By Miriam Gathigah
NAIROBI, Jul 16 2019 – It is an image of resistance that went viral across the world. Alaa Salah, a young Sudanese student, dressed in a traditional white thobe standing atop a car with an enthralled crowd surrounding her as she and they boldly chanted Al-Thawra—Arabic for revolution.
It is what many remember of the peaceful ouster of Sudanese dictator Omar al-Bashir and one of Africa’s most towering dictatorial regimes.
Sudan had finally broken away from an era characterised by media censorship and harassment, or so the story goes.
“At that very moment, we all believed that this was the beginning of Sudan’s best of times. In 30 years, very few could testify to anyone so boldly challenging the system and living to tell the story,” Ali Taban, an independent Sudanese journalist, tells IPS.
“For many days afterwards, we were in this magical moment and journalists were there to chronicle every step of it. Not anymore. We are now more afraid of being silenced with violence than ever before,” says Taban.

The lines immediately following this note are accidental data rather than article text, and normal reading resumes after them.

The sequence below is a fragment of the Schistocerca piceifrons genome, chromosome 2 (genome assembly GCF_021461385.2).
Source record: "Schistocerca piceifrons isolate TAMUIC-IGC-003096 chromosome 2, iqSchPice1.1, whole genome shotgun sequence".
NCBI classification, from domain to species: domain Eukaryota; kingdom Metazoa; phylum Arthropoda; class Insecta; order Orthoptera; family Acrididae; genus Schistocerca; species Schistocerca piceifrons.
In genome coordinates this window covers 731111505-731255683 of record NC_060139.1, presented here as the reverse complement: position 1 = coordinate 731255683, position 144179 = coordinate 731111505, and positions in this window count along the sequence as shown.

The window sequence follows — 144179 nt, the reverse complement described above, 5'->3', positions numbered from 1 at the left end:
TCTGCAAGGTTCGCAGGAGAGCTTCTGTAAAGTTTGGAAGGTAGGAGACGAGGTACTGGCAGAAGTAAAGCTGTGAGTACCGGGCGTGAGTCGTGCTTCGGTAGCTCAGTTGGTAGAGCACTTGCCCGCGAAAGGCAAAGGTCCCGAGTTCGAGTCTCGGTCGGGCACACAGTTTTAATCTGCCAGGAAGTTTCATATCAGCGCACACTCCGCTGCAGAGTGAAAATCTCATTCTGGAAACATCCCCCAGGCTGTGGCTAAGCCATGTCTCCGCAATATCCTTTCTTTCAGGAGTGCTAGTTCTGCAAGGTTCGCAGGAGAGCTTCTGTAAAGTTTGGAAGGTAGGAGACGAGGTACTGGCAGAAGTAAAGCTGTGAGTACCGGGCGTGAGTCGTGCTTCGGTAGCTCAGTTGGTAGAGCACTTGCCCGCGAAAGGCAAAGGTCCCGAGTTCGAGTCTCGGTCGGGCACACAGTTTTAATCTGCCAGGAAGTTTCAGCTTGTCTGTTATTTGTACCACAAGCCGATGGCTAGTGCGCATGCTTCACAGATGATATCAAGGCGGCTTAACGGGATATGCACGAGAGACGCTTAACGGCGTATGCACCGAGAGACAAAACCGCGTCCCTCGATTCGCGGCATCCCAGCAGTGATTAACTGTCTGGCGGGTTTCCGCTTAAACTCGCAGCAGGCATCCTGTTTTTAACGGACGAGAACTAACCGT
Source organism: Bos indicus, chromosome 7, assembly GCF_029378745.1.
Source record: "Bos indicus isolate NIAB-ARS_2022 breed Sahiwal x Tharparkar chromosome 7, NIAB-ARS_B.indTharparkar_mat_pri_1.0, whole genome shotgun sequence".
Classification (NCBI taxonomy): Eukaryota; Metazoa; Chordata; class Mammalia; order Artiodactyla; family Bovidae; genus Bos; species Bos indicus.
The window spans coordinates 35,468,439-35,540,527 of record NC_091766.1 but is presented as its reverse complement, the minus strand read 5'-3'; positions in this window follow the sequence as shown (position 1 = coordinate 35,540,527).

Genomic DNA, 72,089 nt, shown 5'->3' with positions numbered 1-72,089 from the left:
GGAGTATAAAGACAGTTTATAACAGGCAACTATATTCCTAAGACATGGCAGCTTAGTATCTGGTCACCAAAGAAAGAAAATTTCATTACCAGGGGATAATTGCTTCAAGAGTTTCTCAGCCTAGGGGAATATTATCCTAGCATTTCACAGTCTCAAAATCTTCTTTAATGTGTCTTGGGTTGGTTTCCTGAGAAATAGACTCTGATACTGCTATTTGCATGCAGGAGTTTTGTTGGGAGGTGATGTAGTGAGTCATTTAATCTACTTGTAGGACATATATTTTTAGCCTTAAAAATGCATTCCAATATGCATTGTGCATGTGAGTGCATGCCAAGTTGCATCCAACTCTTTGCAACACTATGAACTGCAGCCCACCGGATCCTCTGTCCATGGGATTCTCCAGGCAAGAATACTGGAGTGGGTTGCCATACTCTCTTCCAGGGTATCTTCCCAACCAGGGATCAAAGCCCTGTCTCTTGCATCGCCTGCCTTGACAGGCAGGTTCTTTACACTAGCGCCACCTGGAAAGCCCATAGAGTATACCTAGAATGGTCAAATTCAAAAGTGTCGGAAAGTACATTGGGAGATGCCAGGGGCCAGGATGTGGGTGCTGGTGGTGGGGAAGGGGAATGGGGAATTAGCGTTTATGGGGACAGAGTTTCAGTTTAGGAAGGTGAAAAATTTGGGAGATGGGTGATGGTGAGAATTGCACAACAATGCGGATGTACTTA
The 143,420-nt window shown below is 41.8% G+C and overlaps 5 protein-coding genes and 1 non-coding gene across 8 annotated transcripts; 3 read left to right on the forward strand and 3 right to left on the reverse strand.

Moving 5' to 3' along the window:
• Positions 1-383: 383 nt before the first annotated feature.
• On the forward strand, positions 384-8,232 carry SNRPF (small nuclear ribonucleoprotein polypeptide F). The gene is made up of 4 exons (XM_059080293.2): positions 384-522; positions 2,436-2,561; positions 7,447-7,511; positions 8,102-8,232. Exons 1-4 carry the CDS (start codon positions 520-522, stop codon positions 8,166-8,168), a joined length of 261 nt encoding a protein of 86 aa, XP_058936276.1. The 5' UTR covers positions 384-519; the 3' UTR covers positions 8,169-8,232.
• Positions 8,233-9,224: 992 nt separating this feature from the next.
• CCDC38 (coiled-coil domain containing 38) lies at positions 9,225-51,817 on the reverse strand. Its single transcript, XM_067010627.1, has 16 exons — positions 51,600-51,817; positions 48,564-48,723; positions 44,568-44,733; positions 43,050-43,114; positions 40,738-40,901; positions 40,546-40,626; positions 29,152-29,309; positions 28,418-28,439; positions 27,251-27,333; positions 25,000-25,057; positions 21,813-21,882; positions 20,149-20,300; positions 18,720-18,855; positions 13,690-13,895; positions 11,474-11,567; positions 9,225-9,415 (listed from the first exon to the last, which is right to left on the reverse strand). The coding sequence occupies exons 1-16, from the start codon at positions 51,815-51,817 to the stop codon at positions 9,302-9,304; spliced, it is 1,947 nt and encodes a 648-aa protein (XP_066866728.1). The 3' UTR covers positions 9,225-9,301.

As the Transitional Military Council (TMC) slowly tightens its grip on Sudan, eerily filling the gap left behind by al-Bashir, hope is quickly turning into a nightmare. In June, as troops violently broke up a week-long peaceful sit-in killing at least 100 protestors, the world remained silent in horror.
Even worse, to isolate Sudan and put a lid on a plethora of ongoing human rights violations, the TMC cut internet services for over a month. The Council’s spokesman General Shams al Din Kabashi went on record to justify the internet shutdown as a matter of safeguarding national security.
However, the internet was restored earlier this month through a court order, but the TMC is reportedly appealing the decision.
During the blackout, Sudanese pleaded with the world to be its voice as the country slid into an information black hole. They were not disappointed. The Twitter hashtag ‘IAmTheSudanRevolution’ became the most trending topic in Kenya, Canada and the United Kingdom.